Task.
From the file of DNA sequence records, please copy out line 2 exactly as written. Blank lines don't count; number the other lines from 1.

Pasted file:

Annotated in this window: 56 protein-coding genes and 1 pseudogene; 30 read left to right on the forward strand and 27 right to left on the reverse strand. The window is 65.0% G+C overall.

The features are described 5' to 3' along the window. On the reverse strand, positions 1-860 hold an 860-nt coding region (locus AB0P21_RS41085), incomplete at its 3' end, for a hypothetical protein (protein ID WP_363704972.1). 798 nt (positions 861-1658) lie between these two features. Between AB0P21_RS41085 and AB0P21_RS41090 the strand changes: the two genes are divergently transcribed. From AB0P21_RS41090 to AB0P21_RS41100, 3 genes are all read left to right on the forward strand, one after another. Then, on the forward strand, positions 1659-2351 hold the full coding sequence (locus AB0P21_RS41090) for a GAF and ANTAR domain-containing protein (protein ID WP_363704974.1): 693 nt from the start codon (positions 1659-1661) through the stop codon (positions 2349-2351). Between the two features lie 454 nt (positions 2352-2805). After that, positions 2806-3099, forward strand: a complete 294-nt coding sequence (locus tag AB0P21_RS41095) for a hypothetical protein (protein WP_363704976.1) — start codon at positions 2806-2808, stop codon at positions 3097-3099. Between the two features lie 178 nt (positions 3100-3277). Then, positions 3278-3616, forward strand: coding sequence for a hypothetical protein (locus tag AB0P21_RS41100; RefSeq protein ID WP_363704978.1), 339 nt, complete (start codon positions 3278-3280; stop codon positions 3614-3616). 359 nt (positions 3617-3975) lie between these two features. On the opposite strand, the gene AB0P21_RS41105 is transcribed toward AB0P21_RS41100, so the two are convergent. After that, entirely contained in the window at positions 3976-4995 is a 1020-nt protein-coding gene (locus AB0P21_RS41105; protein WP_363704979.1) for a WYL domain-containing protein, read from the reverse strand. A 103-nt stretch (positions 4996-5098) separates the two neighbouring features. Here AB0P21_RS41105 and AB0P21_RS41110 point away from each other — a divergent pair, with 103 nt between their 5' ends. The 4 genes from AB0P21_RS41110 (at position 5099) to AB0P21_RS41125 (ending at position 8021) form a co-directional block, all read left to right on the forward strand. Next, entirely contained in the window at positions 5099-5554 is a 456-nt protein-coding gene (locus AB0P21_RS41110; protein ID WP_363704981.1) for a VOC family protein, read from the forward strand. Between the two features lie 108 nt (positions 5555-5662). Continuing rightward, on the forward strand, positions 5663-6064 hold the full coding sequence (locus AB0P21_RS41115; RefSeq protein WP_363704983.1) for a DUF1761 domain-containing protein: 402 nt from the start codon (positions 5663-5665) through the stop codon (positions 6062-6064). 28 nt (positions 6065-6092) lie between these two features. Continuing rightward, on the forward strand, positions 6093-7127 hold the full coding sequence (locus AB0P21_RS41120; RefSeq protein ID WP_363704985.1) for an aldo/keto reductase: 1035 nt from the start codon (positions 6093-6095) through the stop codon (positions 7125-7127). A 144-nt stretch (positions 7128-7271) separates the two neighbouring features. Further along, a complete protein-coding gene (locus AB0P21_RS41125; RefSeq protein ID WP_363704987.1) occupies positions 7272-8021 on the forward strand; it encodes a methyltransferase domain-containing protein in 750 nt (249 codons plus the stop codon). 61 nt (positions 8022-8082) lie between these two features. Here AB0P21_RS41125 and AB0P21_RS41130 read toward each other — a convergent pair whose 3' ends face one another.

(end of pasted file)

The features are described 5' to 3' along the window. On the reverse strand, positions 1-860 hold an 860-nt coding region (locus AB0P21_RS41085), incomplete at its 3' end, for a hypothetical protein (protein ID WP_363704972.1). 798 nt (positions 861-1658) lie between these two features. Between AB0P21_RS41085 and AB0P21_RS41090 the strand changes: the two genes are divergently transcribed. From AB0P21_RS41090 to AB0P21_RS41100, 3 genes are all read left to right on the forward strand, one after another. Then, on the forward strand, positions 1659-2351 hold the full coding sequence (locus AB0P21_RS41090) for a GAF and ANTAR domain-containing protein (protein ID WP_363704974.1): 693 nt from the start codon (positions 1659-1661) through the stop codon (positions 2349-2351). Between the two features lie 454 nt (positions 2352-2805). After that, positions 2806-3099, forward strand: a complete 294-nt coding sequence (locus tag AB0P21_RS41095) for a hypothetical protein (protein WP_363704976.1) — start codon at positions 2806-2808, stop codon at positions 3097-3099. Between the two features lie 178 nt (positions 3100-3277). Then, positions 3278-3616, forward strand: coding sequence for a hypothetical protein (locus tag AB0P21_RS41100; RefSeq protein ID WP_363704978.1), 339 nt, complete (start codon positions 3278-3280; stop codon positions 3614-3616). 359 nt (positions 3617-3975) lie between these two features. On the opposite strand, the gene AB0P21_RS41105 is transcribed toward AB0P21_RS41100, so the two are convergent. After that, entirely contained in the window at positions 3976-4995 is a 1020-nt protein-coding gene (locus AB0P21_RS41105; protein WP_363704979.1) for a WYL domain-containing protein, read from the reverse strand. A 103-nt stretch (positions 4996-5098) separates the two neighbouring features. Here AB0P21_RS41105 and AB0P21_RS41110 point away from each other — a divergent pair, with 103 nt between their 5' ends. The 4 genes from AB0P21_RS41110 (at position 5099) to AB0P21_RS41125 (ending at position 8021) form a co-directional block, all read left to right on the forward strand. Next, entirely contained in the window at positions 5099-5554 is a 456-nt protein-coding gene (locus AB0P21_RS41110; protein ID WP_363704981.1) for a VOC family protein, read from the forward strand. Between the two features lie 108 nt (positions 5555-5662). Continuing rightward, on the forward strand, positions 5663-6064 hold the full coding sequence (locus AB0P21_RS41115; RefSeq protein WP_363704983.1) for a DUF1761 domain-containing protein: 402 nt from the start codon (positions 5663-5665) through the stop codon (positions 6062-6064). 28 nt (positions 6065-6092) lie between these two features. Continuing rightward, on the forward strand, positions 6093-7127 hold the full coding sequence (locus AB0P21_RS41120; RefSeq protein ID WP_363704985.1) for an aldo/keto reductase: 1035 nt from the start codon (positions 6093-6095) through the stop codon (positions 7125-7127). A 144-nt stretch (positions 7128-7271) separates the two neighbouring features. Further along, a complete protein-coding gene (locus AB0P21_RS41125; RefSeq protein ID WP_363704987.1) occupies positions 7272-8021 on the forward strand; it encodes a methyltransferase domain-containing protein in 750 nt (249 codons plus the stop codon). 61 nt (positions 8022-8082) lie between these two features. Here AB0P21_RS41125 and AB0P21_RS41130 read toward each other — a convergent pair whose 3' ends face one another.